I don't get why you had the condom in the shower with you...

5:36 p.m., October 24, 2007

Blogger amy said...

YAY, YOU'RE BACK!! I'd been checking your blog every once in a while hoping you'd put in a new entry, and every time, I'd be disappointed.

I'm so glad to read yet another beautifully written blog entry!!

-Another Amy (odd coincidence)

5:27 a.m., October 28, 2007

Blogger ~mypinkbutton~ said...

i only had a piece of a condom in the shower with me - and it was way up my vag because me and my partner had had sex that morning and the condom broke.

for those of you astute readers who wonder why i was using a condom while i was menstruating -thus not fertile- it's because i was having totally irregular periods and wanted to be safe.


PS- i am in Japan right now... the toilets here are amazing!!

12:55 p.m., October 28, 2007

Anonymous Anonymous said...

love you, miss you, happy to see you writing again!!!



1:11 a.m., November 14, 2007

Anonymous Anonymous said...

Hello! I'm a regular reader and was reading the comments. I just wanted to point out that a woman CAN become pregnant when on her period. A friend of mine (a doctor) confirmed this for me.


1:30 p.m., November 24, 2007

Anonymous jillian said...

I'm totally cool with your bag but draw the line at vaginal excavations in the shower at the YMCA. That is really gross and unsanitary. "Just showering and cleaning myself" doesn't extend to flinging around articles soaked with your menstrual blood in a public shower. Get a grip.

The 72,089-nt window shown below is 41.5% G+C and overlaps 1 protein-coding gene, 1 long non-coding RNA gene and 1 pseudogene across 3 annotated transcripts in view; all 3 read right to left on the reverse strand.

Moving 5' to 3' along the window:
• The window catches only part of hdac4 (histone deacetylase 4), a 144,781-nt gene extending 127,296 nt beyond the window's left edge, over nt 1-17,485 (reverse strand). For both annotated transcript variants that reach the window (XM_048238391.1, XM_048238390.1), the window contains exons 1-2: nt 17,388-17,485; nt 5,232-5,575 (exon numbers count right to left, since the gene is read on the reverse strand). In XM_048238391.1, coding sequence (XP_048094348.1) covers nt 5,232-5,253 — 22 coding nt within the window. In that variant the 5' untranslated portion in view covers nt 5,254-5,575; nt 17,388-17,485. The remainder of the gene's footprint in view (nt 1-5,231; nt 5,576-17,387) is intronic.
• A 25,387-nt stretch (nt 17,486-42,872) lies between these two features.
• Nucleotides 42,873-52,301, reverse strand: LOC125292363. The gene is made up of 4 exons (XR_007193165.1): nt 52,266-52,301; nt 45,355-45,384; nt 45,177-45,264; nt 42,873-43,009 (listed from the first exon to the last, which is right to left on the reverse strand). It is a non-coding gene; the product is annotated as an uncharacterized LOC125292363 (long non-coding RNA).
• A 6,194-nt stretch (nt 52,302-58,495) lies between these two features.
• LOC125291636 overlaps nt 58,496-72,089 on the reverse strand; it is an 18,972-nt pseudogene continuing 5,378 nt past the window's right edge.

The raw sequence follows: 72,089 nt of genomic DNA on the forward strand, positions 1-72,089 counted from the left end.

1:27 p.m., December 17, 2007

Blogger Ruth said...

Hello, thanks for being so utterly honest about life with a stoma. I don't think I've ever seen anyone be so frank like you have, but I'm grateful you are. I too have Crohn's and have had 6 ops. I used to have an ileostomy but it was reversed. However I remember all the problems i used to have with it (it used to leak loads and my stoma bag kept falling off and I used to worry when I was out in public what would happen if it leaked then - which it did several times, and I hated it. I was so relieved to get it reversed although I know that I might need one again one day). I think you cope with it all so admirably, you are an inspiration. Take care, Ruth x

7:14 a.m., January 24, 2008

Anonymous Anonymous said...

Just stumbled on your blog. LOVE LOVE LOVE it..... I am a fellow assless wonder with an ileostomy. Your blogs are right on point...keep em coming! Sue

8:07 p.m., February 01, 2008

Anonymous Anonymous said...

i found your blog somewhat randomly through itty bitty kitty committee> can i buy a bowel

i do not have crohns, but your blog really helps give me some perspective. i have ibs and have struggled a lot with anxiety and shame related to bathroom issues. thanks so much for reminding me poop is nothing to be ashamed of.

12:46 a.m., February 23, 2008

Anonymous Anonymous said...

thank you for this blog. i'm a student nurse and i have cared for a few people with colostomies so far. i always thought it would be "gross and scary", but it's not at all.

honestly now, i think i'd rather empty someone's colostomy bag, which is usually a pretty clean process --- rather than wipe an incontinent person's bum, which is often way more embarassing and odiforous.

kudos and hugs for you.

7:28 p.m., March 01, 2008

Anonymous Anonymous said...